Getting there: Vietnam Airlines non-stop from Heathrow to Ho Chi Minh City.

Foreign Office threat rating: low

Namibia

A cheetah lies at The Cheetah Conservation Fund (CCF) center in Otjiwarongo, Namibia

The sophisticated readers of Wanderlust magazine last year voted a former German colony as best country in the world last year: the former Deutsch-Südwestafrika (German South West Africa). The editor-in-chief, Lyn Hughes, says: “It offers great value, an excellent infrastructure and world-class adventures. On top of that, the people value the wildlife, and so it is the only country in the world with a growing population of rhinos, elephants and lions.” Beneath vast African skies, some of the planet’s most distinctive minerals are extracted from terrain baked dry for millennia. At the start of the 20th century, tens of thousands died in a campaign of ethnic cleansing for which the German government has now apologised; and towards the end, many more perished in a war of independence from South Africa that dragged on for a quarter-century.

Getting there: fly to Frankfurt and connect to Air Namibia to Windhoek.

Foreign Office threat rating: low

Nicaragua

Tourists sunbath in San Juan del Sur beach in the south of Nicaragua

In the 1960s, 70s and 80s, the domino theory prevailing in Washington DC was that a ripple of revolution threatened America’s southern border. Consequently, the CIA funded opposition to the Sandinista revolution, prolonging the bloody struggle. After a quarter-century it ended in 1990. The first tourists (as opposed to “sandalista” volunteers) found they could become millionaires in the local currency for less than £1. Today, according to the specialist Journey Latin America, “Nicaragua is now the safest country in Central America.” The firm has launched a Family Group Tour to Nicaragua, featuring volcanic sand dunes, zip wires in forest canopies and some of the Pacific’s finest beaches.The battered capital, Managua, still looks as though it was the recent location for carpet-bombing, but that is a result of the 1972 earthquake.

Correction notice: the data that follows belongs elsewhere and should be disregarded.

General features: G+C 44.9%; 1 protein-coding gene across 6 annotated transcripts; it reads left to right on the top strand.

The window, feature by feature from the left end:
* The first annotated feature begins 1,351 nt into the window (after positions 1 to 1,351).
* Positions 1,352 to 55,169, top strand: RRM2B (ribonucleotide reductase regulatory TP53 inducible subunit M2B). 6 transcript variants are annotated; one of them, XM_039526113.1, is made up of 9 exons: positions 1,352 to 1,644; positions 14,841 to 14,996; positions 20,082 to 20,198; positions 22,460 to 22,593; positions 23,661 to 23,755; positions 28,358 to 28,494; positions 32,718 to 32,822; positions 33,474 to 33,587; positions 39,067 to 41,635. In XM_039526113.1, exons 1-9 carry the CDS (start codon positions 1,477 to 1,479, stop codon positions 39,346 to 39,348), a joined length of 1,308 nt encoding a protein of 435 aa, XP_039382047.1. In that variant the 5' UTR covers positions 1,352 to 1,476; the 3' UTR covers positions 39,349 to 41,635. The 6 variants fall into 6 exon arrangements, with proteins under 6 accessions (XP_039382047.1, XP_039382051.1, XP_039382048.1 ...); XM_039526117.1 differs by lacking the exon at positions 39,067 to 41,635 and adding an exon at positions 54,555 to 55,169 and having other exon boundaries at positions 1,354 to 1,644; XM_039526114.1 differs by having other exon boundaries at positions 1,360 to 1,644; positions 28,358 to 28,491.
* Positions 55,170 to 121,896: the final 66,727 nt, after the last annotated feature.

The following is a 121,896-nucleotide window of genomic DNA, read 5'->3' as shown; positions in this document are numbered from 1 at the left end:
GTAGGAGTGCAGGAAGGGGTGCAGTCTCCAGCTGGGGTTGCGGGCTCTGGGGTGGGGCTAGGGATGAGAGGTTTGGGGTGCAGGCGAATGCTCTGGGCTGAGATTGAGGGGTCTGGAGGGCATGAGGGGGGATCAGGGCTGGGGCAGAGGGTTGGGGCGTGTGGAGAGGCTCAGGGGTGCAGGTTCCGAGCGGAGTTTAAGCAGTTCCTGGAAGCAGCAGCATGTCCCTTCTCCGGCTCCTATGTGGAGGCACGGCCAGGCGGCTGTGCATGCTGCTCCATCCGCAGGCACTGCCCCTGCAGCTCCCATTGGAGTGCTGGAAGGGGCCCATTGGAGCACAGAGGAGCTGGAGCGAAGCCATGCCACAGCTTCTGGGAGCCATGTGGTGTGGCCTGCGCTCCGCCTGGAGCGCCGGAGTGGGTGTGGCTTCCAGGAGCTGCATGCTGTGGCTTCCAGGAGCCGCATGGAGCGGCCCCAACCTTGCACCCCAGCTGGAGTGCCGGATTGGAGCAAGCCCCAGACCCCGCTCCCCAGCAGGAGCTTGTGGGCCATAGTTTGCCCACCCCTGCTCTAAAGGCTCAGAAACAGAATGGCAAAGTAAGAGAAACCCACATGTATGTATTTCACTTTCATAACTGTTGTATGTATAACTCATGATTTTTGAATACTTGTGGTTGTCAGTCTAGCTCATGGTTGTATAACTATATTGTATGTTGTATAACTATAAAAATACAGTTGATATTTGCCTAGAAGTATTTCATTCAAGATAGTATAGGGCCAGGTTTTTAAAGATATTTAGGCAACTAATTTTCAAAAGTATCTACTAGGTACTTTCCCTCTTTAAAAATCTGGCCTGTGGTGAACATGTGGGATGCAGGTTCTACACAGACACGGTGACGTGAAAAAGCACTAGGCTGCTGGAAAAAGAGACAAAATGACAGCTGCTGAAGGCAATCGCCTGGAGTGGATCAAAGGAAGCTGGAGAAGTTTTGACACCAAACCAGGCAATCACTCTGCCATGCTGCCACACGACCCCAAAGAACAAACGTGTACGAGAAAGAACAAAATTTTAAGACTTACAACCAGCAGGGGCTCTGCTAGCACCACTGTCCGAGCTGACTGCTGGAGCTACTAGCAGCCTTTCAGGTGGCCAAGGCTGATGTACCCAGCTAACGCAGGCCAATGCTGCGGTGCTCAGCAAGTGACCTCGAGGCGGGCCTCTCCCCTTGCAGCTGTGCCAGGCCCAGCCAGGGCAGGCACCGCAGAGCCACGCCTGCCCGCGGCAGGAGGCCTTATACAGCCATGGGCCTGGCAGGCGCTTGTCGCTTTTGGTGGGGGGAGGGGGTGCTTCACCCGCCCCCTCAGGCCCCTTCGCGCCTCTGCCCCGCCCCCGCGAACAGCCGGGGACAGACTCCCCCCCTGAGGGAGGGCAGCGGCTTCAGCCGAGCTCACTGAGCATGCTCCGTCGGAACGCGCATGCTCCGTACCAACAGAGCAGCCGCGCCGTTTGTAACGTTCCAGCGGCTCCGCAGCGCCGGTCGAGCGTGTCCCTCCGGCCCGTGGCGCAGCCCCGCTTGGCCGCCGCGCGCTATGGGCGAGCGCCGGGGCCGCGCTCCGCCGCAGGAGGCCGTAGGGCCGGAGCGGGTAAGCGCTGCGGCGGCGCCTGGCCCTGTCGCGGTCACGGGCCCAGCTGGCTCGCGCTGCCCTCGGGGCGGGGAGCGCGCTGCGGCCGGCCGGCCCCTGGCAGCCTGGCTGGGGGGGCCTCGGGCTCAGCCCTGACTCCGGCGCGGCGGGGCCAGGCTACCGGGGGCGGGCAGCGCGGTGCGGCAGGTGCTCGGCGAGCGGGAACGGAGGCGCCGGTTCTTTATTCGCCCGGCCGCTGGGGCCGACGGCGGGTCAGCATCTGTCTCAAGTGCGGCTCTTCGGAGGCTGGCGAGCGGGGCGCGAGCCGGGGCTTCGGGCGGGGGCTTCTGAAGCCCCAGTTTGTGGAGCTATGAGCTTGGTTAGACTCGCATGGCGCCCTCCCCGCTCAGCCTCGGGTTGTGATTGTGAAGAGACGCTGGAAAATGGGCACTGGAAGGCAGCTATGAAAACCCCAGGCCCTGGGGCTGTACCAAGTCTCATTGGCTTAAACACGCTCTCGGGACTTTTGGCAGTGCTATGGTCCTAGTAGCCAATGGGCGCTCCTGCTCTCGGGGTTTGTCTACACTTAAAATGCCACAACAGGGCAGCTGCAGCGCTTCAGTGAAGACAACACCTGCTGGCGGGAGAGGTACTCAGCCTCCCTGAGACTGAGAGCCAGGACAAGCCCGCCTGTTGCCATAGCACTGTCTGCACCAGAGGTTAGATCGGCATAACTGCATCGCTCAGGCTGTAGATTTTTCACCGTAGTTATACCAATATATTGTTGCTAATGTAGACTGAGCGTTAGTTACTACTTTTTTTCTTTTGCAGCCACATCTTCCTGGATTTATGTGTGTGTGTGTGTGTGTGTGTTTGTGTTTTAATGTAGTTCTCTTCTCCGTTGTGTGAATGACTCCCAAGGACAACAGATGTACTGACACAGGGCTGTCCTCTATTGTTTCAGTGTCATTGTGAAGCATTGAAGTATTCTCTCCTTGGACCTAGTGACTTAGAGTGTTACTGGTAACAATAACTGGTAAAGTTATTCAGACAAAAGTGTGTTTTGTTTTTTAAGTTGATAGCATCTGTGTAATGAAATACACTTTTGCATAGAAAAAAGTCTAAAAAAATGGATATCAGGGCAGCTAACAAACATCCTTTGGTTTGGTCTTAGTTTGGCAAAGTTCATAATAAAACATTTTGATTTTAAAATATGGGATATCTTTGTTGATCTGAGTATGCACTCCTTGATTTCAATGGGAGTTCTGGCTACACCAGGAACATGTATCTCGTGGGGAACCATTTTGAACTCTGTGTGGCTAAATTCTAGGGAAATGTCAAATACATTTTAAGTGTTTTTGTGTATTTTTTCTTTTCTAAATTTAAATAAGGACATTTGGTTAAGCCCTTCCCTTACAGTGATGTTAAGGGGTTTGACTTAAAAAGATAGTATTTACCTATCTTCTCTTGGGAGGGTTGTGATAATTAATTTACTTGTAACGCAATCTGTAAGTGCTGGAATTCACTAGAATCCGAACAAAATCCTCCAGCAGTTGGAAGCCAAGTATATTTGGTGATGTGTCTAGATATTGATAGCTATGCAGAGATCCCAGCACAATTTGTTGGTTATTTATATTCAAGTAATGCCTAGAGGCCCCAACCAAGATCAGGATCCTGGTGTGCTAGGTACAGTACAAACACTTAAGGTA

Getting there: via New York or Miami

Foreign Office threat rating: low

Colombia

Tourists ride a horse-drawn carriage in the city of Cartagena

“Illegal armed groups and other criminal groups are heavily involved in the drugs trade and serious crime including kidnapping (for ransom and political purposes), money laundering and running extortion and prostitution rackets,” says the Foreign Office. Agreed, South America’s most diverse nation has a few more issues to deal with than, say, the Isle of Wight. Yet compared with the last half century, life in most of the country is refreshingly safe. A peace deal between President Juan Manuel Santos and the leader of the Farc rebel group is set to be signed, and the kidnap rate in Bogota, the capital, has dwindled from its highest rate of five per day.

Getting there: daily flights from Heathrow to Bogota

Foreign Office threat rating: high